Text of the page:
Comfort Food (Essay, Part 4)

Life would be so much easier if we could eat whatever we wanted. I think cows live like that. No one tries to boss bovines around and tell them what they should eat. One time a friend treated me to something I didn’t want, a healthy salad luncheon. I remember chomping through the lettuce like a buck-toothed mule. Evidently, my friend was worried I might get as fat as a pig. Sure, I’d rather be lithe as a graceful swan. But mules are stubborn, pigs stink, and even swans are bad-tempered (unlike cows). Eating whatever you want may not solve all our problems–but it’s a start.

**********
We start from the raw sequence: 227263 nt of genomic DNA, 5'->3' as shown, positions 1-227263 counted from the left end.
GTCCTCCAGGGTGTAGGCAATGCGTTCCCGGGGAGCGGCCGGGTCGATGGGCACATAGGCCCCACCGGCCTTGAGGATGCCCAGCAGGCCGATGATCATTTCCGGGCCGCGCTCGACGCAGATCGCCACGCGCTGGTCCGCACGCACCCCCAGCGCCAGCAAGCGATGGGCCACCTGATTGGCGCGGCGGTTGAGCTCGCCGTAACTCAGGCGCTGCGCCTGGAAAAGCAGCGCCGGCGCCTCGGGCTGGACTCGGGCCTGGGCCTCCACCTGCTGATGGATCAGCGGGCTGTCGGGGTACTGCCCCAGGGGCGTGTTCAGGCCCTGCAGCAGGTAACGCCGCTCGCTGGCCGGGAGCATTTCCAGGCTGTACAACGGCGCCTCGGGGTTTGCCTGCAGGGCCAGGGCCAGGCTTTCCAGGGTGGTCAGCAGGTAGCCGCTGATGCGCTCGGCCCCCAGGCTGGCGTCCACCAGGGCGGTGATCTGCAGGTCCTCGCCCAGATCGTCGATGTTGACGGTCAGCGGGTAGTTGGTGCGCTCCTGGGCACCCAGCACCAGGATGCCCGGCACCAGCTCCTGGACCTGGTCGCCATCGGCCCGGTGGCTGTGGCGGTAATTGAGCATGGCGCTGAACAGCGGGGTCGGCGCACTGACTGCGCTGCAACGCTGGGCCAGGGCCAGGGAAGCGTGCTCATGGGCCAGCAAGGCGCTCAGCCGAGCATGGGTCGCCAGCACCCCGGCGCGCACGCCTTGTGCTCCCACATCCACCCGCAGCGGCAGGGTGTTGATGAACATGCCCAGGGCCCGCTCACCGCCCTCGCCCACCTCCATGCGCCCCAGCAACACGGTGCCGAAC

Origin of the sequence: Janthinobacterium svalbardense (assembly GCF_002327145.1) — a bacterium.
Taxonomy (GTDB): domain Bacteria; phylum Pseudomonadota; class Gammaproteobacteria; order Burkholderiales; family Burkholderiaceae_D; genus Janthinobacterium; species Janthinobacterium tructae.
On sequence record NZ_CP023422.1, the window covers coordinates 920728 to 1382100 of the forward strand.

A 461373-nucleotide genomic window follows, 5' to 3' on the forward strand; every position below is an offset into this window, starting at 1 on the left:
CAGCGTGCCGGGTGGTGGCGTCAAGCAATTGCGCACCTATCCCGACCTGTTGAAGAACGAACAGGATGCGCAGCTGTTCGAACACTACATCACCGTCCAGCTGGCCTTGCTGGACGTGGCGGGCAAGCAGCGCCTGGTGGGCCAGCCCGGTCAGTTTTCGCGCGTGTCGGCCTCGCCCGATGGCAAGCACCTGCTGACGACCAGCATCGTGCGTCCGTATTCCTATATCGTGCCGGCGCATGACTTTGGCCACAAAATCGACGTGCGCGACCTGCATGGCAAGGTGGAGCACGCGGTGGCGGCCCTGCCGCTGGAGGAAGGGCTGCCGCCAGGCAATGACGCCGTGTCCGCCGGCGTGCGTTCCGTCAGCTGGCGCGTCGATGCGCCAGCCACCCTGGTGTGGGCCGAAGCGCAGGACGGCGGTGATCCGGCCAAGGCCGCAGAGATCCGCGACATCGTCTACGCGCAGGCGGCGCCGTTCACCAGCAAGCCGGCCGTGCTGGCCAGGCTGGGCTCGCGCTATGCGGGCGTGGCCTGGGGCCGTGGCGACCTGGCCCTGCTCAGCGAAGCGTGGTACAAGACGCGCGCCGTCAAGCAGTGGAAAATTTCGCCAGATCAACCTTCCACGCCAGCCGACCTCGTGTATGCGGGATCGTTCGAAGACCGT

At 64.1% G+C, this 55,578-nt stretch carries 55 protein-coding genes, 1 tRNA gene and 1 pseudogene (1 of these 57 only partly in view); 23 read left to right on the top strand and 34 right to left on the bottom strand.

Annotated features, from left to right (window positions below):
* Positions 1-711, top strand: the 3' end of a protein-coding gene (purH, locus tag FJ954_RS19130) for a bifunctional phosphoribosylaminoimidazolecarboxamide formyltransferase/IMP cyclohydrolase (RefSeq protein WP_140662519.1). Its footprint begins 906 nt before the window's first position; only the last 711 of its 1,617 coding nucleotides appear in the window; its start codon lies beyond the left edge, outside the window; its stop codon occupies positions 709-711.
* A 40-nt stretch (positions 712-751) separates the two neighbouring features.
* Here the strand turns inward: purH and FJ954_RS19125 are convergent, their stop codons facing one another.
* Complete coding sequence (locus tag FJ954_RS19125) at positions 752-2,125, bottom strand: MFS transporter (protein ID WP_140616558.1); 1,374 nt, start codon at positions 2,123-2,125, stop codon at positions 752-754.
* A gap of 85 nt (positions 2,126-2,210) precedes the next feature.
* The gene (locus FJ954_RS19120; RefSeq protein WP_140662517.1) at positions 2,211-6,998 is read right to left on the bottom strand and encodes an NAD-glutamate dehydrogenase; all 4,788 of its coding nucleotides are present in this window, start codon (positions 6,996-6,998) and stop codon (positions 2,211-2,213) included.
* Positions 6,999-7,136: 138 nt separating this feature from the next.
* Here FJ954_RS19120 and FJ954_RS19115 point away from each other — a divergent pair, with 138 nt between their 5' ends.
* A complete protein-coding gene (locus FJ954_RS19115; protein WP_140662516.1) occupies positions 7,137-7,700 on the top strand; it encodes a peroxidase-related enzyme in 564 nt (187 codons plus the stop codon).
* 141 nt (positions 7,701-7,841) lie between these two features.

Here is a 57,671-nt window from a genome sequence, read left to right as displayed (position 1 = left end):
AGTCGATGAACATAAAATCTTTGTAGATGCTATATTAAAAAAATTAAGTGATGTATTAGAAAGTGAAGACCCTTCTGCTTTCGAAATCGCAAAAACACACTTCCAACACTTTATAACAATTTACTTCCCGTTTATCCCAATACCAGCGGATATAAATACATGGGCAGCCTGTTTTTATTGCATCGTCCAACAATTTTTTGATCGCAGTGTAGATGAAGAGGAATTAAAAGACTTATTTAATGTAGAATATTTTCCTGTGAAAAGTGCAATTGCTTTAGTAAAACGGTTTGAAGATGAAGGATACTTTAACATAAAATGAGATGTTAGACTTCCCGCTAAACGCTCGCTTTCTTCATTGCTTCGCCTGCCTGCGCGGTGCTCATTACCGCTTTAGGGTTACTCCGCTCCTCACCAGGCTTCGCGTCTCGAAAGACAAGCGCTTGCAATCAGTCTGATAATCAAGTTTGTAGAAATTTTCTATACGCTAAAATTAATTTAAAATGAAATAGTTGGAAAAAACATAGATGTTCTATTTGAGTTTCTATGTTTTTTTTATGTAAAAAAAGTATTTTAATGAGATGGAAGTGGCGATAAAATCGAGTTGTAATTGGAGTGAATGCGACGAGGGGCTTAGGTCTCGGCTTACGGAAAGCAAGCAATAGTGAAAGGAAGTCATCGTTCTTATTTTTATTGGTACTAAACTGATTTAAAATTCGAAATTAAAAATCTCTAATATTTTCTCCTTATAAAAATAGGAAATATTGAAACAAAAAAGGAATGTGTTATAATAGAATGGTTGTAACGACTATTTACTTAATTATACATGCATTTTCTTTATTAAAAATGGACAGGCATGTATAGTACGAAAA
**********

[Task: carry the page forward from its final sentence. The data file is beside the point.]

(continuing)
I have a recipe I got from the mother of one of my daughter’s old boyfriends. The dish is called Funeral Potatoes, which I assumed meant it was a standard potluck dish to share at funerals for families grieving the loss of a loved one. Funeral Potatoes are the very definition of comfort food, the basic ingredients being hash browns, soaked and baked with a half cup of butter, two cups of sour cream, and two cups of grated cheese.

It’s sadly ironic that my daughter’s old boyfriend was diagnosed with an aggressive brain tumor and not expected to live very long.

“He wasn’t even a smoker!” my daughter cried, trying to understand how a brain tumor could happen to someone still relatively young and healthy.

“He may not have been a smoker, but he’s a human being,” I told her. “We’re all prone to mortality.”


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